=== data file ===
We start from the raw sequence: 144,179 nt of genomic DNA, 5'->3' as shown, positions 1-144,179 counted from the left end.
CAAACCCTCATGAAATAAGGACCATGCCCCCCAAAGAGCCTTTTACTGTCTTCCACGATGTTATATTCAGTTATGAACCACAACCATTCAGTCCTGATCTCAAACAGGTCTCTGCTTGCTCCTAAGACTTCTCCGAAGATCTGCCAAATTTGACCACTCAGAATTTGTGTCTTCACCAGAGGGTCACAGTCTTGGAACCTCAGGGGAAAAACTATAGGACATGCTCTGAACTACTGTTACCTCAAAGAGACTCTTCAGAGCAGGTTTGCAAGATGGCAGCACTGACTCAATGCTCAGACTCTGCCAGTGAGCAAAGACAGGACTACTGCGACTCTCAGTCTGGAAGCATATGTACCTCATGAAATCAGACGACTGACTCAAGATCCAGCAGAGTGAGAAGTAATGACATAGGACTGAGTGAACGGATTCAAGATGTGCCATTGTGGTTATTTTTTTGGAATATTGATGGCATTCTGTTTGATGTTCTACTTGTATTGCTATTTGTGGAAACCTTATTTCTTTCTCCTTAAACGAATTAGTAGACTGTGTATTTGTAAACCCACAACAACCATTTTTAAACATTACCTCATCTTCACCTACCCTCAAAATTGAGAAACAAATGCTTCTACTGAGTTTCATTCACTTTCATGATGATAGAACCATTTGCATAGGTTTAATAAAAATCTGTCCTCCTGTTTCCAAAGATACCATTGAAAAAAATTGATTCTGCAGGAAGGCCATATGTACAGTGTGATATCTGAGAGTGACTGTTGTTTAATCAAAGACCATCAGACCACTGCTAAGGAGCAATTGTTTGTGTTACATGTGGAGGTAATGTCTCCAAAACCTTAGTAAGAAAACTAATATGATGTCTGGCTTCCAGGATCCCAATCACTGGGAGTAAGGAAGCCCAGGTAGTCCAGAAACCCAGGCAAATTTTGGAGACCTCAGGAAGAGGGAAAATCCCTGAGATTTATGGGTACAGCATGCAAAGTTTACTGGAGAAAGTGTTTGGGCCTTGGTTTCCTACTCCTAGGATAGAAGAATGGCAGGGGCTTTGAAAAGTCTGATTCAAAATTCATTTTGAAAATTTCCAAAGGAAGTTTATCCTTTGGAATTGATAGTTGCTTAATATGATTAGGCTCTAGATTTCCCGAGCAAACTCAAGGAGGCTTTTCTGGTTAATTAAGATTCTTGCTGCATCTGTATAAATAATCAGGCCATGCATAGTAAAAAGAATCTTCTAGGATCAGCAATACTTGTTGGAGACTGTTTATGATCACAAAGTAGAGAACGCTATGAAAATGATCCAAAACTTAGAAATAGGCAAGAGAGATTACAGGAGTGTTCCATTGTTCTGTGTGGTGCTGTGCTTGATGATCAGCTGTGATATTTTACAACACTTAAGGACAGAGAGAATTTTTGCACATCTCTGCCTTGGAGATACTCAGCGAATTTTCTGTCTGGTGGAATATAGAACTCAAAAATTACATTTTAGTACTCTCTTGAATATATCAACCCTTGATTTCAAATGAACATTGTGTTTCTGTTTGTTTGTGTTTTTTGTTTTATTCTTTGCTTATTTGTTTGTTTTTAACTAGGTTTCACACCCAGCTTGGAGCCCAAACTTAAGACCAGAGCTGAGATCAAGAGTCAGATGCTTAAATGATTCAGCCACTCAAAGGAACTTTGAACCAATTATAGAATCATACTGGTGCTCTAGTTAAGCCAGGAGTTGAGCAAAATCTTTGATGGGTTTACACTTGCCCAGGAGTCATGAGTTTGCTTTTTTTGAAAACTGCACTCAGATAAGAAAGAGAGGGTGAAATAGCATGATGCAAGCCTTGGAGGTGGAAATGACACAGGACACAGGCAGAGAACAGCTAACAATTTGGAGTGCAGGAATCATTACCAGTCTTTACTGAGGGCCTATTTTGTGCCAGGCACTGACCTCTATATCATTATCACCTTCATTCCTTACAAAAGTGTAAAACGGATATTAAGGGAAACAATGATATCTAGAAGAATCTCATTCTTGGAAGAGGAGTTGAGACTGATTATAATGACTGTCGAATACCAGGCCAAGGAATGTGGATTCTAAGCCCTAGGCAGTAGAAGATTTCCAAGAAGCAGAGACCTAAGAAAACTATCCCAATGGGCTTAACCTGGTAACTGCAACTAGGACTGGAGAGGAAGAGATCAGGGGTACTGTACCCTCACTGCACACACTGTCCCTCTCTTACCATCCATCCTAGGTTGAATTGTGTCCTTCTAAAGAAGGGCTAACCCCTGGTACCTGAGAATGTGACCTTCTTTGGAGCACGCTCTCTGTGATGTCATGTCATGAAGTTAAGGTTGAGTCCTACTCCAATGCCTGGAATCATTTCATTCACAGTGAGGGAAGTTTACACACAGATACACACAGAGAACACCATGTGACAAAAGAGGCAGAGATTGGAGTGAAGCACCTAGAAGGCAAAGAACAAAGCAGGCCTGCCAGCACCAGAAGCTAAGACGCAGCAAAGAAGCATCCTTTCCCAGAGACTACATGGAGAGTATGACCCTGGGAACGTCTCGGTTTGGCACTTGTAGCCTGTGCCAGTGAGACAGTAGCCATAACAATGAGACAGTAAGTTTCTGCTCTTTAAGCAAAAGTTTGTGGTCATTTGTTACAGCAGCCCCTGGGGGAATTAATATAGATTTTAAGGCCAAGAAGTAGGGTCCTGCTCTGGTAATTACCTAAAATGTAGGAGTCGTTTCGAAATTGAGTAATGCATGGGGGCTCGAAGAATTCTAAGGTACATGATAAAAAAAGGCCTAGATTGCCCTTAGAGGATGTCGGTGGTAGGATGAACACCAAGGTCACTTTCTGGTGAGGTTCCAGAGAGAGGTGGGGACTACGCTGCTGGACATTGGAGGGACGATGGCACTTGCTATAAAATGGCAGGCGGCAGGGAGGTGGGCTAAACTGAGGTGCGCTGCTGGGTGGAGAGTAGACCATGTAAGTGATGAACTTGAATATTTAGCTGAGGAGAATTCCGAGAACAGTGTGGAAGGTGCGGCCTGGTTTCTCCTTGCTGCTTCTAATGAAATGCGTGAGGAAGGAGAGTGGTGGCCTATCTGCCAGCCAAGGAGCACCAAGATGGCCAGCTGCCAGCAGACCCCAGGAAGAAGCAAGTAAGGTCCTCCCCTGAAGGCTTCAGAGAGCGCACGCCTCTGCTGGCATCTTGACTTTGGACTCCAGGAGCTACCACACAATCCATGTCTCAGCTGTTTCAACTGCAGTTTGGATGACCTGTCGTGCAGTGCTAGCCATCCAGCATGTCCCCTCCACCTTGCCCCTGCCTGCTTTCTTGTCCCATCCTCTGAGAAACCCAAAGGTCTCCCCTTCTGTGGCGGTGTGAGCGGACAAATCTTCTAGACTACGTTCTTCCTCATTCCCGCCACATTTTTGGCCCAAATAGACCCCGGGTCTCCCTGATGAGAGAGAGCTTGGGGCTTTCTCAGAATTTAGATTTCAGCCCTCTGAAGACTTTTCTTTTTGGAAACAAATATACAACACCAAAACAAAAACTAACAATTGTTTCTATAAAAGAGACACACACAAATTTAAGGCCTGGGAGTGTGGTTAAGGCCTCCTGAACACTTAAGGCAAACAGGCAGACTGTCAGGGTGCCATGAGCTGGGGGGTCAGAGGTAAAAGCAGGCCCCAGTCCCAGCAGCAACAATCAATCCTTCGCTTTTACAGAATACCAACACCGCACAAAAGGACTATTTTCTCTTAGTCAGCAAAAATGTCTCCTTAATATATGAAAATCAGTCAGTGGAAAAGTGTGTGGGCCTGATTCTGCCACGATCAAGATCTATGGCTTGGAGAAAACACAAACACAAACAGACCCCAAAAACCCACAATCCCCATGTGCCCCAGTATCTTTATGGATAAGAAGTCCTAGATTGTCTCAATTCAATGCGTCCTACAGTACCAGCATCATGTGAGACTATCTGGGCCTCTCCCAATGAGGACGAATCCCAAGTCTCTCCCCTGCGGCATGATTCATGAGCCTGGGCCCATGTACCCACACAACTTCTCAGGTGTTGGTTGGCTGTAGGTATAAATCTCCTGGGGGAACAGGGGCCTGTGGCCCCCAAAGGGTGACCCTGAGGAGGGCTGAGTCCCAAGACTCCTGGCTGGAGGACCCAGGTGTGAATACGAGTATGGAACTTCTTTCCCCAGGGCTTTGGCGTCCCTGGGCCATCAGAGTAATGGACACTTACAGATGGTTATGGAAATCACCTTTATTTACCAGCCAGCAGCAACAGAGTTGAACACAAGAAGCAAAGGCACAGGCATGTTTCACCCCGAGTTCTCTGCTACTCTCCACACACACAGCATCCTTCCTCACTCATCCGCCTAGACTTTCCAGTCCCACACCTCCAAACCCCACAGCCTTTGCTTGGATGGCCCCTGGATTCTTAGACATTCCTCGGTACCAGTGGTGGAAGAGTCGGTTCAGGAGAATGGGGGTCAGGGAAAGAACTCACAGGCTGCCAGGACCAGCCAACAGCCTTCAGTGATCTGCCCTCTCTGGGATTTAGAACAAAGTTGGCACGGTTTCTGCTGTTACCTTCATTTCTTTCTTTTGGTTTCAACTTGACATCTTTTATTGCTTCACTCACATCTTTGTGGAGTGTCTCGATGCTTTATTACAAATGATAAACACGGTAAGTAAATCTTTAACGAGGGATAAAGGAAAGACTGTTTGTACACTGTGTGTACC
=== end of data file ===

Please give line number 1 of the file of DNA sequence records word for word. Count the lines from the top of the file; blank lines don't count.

We start from the raw sequence: 144,179 nt of genomic DNA, 5'->3' as shown, positions 1-144,179 counted from the left end.